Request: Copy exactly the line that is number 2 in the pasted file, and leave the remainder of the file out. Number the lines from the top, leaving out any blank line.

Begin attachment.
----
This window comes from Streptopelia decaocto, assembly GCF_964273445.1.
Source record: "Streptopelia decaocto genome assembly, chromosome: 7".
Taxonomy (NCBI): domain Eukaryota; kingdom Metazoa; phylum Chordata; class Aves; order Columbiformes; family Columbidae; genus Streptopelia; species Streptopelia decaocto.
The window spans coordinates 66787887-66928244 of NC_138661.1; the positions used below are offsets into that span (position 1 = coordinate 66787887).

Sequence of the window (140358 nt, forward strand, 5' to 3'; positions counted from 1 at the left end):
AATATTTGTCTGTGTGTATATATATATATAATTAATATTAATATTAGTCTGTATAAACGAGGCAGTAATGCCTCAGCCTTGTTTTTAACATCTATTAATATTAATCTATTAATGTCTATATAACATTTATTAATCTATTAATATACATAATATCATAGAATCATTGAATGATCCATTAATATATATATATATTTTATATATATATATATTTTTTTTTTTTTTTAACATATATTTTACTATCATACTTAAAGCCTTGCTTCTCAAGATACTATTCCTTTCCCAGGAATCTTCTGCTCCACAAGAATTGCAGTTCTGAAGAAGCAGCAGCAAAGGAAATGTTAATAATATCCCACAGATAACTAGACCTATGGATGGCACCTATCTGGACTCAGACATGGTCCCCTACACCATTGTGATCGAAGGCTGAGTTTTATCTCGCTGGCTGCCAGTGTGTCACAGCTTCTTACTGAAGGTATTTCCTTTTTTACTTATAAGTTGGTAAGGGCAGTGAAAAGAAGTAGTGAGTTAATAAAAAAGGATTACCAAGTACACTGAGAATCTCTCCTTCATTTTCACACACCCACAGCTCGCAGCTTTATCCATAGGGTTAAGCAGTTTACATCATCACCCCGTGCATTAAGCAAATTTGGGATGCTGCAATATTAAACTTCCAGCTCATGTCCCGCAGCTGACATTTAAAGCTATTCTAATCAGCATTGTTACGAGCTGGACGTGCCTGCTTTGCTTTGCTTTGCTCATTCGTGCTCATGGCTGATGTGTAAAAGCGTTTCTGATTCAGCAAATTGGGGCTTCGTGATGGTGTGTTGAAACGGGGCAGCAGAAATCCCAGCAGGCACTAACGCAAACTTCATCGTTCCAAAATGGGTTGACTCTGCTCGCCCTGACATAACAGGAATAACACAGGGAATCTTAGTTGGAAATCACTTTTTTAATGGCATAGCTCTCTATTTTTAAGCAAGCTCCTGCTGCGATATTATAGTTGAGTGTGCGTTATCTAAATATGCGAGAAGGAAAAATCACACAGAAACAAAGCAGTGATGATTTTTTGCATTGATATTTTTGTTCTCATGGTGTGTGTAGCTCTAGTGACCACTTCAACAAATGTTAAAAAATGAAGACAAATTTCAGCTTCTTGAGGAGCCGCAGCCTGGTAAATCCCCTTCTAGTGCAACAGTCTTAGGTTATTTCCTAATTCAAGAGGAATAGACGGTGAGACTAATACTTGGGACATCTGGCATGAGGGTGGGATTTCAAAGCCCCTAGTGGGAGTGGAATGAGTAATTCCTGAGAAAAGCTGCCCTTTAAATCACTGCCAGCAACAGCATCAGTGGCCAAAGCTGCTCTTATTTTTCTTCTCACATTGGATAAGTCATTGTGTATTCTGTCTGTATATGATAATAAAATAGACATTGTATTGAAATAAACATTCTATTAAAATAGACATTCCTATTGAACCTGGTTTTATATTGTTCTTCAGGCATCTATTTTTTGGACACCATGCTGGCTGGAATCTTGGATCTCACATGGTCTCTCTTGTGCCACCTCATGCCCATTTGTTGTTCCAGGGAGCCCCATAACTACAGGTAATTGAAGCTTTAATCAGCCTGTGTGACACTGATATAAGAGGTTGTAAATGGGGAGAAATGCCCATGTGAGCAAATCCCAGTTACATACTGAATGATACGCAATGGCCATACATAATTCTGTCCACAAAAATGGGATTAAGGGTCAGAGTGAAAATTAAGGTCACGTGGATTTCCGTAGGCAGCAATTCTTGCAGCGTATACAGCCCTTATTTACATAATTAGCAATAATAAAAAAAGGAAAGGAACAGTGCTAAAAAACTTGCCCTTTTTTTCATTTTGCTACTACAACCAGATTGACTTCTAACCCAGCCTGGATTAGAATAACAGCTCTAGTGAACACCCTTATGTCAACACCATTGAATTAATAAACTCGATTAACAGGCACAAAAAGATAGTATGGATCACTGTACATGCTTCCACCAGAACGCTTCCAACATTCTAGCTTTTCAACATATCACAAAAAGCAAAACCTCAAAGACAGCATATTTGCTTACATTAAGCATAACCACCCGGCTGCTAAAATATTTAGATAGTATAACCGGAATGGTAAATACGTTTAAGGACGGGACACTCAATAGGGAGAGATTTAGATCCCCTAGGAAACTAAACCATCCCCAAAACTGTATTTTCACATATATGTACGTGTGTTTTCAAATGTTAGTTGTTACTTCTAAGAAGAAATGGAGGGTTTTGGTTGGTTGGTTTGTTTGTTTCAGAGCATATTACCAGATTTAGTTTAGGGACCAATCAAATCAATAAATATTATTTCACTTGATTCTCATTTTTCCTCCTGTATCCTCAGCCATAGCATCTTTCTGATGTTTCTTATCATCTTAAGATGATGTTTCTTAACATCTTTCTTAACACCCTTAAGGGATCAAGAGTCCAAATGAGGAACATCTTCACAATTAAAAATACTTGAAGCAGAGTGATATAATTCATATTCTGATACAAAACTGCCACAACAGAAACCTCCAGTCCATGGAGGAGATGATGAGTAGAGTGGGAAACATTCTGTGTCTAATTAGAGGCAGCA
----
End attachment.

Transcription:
Source record: "Streptopelia decaocto genome assembly, chromosome: 7".